Human Rights Watch's Rachel Reid is entirely correct when she said that "accountability is not just something you do when you are caught". Yet the leaked US military files have the potential to do just this.
Reading the files, what struck me was the lack of surprises. All the documents did was provide an official narrative to what has already been reported (and often vigorously denied) over the past nine years. High civilian casualties, rampant corruption and incompetency within the Afghan government and security forces, the Janus-nature of Pakistan's involvement in the conflict, Iran's less than helpful role, the tactical impact of advanced drone technology and low-tech IEDs - all of which have been reported on before.
What has changed is that the self-sacrifice of Bradley Manning has forced the official light of truth into the shadowy corners of the war, a gesture that could result in more honest reporting in future. Both Obama and Cameron inherited wars initiated by others. This could give them the political capital to insist on far higher standards of military transparency in future. As Senator John Kerry, chairman of the Senate foreign relations committee, put it "however illegally these documents came to light, they raise serious questions about the reality of America's policy toward Pakistan and Afghanistan".
So what needs to change? As I have already written, the US-led war in Afghanistan must make a greater effort to effectively track civilian casualties and in particular those caused by "blue on white" attacks. The US has described the release of the papers as "irresponsible" but it strikes me that an incident-reporting system that tracks the numbers of chickens killed in a village raid must be able to provide the basis for a dignified measure of counting the human cost of the war.
Although such estimates will never be completely reliable, a genuine intent to value the lives of Afghan civilians, which goes beyond flat-out denials and payments of £1,500 per civilian killed, could underpin our reasons for being in the country far better than any international conference.
A proper audit of Afghan civilian deaths would have to involve neutral monitors to verify and fact check fatal engagements, not an easy task considering the rapidly increasing crescendo of violence in the country.
The impact of airstrikes in particular needs to be examined, as an incident last Friday showed. A helicopter attack in Helmand was reported by the BBC to have killed as many as 45 civilians despite an initial Nato investigation that showed "no indication of such casualties". Channel 4 News reported on a separate incident where Nato troops reported on a battle in which 30 Taliban fighters were killed, yet a later UN investigation uncovered the deaths of some 90 civilians.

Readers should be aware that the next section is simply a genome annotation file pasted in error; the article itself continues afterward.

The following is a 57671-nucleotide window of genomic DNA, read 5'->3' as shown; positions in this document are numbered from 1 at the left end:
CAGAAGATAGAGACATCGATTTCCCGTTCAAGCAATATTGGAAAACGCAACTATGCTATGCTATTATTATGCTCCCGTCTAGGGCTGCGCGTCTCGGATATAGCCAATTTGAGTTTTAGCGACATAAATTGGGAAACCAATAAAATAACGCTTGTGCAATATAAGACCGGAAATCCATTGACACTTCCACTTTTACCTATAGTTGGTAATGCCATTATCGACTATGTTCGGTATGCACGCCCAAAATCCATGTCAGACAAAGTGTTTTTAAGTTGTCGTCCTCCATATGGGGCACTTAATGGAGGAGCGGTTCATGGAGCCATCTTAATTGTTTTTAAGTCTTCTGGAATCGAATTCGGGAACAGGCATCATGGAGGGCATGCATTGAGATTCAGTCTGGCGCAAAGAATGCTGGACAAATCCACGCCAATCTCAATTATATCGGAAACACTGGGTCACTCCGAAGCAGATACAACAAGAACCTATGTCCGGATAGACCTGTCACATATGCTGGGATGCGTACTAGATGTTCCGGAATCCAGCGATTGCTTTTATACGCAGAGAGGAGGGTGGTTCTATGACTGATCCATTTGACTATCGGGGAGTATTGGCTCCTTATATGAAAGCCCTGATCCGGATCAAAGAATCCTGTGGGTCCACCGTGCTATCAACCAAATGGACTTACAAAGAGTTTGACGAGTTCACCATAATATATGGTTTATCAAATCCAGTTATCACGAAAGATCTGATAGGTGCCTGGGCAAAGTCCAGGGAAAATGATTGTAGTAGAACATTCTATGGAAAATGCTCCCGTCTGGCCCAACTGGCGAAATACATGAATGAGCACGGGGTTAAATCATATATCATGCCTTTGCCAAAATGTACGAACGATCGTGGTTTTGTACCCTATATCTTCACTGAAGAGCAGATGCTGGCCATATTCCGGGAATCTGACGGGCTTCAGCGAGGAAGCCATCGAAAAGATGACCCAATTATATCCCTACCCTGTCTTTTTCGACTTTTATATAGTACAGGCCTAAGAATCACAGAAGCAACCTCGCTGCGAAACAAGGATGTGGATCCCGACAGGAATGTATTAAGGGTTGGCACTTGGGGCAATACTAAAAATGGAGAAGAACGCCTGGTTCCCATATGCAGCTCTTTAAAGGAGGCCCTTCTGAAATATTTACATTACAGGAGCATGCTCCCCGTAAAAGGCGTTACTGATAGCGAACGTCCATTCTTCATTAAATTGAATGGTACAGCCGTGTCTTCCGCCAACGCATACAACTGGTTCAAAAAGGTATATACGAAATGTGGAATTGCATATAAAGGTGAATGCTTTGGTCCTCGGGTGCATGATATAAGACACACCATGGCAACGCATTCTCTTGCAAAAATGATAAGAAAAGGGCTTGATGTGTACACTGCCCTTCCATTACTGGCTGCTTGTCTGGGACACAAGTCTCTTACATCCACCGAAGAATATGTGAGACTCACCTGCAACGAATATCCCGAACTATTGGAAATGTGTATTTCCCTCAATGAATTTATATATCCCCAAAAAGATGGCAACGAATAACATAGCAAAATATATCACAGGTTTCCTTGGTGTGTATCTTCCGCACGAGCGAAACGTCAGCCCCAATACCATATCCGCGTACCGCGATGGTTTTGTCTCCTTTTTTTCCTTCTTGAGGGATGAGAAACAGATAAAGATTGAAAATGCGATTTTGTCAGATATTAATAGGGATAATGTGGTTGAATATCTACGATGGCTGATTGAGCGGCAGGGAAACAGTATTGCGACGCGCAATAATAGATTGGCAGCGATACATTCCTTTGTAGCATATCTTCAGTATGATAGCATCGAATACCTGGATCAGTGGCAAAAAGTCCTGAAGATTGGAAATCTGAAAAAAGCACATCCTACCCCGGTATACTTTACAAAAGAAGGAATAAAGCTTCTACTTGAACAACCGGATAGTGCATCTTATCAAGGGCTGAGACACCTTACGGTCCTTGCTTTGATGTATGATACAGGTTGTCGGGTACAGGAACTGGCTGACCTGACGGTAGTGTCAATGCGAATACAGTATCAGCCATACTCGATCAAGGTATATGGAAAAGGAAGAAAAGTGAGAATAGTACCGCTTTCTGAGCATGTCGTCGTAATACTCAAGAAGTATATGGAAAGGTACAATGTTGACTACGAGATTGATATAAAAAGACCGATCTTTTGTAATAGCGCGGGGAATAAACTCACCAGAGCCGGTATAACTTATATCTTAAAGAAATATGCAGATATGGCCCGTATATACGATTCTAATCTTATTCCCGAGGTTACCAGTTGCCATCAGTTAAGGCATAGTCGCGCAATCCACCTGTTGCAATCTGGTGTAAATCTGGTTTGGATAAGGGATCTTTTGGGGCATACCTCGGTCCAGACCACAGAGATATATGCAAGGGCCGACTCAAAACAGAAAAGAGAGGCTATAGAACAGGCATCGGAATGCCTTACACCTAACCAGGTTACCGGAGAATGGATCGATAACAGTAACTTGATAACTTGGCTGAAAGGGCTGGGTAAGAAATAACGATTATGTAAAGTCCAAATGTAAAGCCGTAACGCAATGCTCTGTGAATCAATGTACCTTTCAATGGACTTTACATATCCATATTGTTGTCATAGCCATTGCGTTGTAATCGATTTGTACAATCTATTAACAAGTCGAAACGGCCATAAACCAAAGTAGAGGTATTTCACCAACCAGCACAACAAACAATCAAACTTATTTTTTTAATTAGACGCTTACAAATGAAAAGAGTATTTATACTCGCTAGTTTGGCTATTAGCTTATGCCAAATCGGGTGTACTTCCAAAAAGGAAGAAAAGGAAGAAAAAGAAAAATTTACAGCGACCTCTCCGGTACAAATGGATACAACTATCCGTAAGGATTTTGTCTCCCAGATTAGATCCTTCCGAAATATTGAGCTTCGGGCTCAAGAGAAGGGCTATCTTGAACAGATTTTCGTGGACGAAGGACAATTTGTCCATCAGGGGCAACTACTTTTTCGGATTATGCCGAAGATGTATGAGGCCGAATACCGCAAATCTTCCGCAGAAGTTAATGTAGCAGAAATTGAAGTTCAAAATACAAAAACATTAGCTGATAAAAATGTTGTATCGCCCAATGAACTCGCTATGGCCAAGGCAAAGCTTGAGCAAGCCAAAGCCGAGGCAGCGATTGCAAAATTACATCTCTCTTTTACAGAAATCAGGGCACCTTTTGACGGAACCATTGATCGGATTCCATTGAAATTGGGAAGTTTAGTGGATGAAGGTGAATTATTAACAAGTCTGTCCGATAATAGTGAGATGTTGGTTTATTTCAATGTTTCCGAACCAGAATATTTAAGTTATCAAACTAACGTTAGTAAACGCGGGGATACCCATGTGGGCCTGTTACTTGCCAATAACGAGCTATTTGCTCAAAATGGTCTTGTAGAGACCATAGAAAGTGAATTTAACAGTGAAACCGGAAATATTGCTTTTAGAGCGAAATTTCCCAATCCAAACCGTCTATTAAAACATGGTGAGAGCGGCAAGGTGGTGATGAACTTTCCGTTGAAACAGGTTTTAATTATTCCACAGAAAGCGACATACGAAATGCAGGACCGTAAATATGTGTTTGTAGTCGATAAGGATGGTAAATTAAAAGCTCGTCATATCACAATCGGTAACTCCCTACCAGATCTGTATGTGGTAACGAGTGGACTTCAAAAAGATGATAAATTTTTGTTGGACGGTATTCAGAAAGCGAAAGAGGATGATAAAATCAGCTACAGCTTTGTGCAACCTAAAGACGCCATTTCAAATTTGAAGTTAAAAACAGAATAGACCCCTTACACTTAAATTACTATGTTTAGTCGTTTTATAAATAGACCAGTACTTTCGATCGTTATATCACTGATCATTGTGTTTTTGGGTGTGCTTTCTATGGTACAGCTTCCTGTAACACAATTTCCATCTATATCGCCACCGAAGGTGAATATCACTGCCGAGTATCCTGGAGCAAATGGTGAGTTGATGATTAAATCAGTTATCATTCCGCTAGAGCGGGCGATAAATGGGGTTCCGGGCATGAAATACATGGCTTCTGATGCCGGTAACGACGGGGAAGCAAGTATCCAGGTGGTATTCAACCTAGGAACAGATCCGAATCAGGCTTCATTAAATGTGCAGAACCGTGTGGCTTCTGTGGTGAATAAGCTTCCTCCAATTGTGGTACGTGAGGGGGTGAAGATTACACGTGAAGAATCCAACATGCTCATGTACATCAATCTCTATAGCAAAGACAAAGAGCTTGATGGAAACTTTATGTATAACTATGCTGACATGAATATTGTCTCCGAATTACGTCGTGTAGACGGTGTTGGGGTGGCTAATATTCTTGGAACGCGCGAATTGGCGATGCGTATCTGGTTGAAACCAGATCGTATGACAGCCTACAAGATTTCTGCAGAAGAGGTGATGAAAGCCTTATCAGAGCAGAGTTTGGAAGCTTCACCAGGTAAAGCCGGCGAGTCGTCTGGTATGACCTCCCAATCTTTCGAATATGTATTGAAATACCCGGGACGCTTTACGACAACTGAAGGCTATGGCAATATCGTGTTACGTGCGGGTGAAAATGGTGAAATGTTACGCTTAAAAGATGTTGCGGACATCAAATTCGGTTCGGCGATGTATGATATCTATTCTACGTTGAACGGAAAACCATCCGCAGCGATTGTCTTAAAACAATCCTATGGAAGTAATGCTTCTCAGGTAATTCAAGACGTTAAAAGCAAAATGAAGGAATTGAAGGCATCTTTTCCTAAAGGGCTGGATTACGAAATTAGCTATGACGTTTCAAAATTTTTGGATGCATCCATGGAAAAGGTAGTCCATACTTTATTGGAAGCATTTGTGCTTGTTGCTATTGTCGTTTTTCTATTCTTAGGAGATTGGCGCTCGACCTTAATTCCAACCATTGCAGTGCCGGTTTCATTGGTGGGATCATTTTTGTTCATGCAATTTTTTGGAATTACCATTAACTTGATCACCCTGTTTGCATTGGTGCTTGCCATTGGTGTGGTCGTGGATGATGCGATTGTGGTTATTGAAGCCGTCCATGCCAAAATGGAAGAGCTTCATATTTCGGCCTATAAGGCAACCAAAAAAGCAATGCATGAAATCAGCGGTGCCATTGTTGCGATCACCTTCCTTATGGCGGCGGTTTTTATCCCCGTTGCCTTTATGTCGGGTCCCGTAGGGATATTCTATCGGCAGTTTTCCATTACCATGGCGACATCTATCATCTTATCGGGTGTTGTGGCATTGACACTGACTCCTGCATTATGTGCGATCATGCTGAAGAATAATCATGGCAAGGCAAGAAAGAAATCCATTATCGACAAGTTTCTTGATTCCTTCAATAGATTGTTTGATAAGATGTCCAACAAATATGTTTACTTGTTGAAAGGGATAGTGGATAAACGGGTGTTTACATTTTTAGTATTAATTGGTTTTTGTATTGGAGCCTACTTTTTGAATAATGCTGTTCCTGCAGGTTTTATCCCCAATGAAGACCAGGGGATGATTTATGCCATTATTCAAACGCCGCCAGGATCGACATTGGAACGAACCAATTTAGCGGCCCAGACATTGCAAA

The British government - which, let us not forget, is a significant partner in the Afghan adventure - should look to expand the mandate of the United Nations assistance mission to Afghanistan (Unama) to cover independent tracking of civilian deaths. Currently Unama "recognises the critical importance of monitoring and co-ordination of efforts to protect civilians and support wider human rights, in particular the rights of women and children", but does not consider it a core priority.
Prioritizing the tracking of casualties could in effect make a reverse body-count one of the strategic aims of the conflict, turning the war into a battle between the Taliban and the Nato coalition to see who can best avoid killing civilians.
The results of such independent monitoring could provide an honest and visceral account of the real dynamics of what the Guardian has referred to as the "true Afghan war". The BBC's recent effort to track the results of drone and militant attacks in the Pakistan tribal areas could be a barometer for how the war is developing.
Wikileaks's Julian Assange describes the documents as revealing the numerous small deadly events that define the conflict, speaking of the "everyday squalor of war". Until we create a legitimate and effective tracking of the civilian deaths of the conflict, we can never claim to understand the reality of our presence in Afghanistan.
Follow James Denselow on Twitter: www.twitter.com/JamesDenselow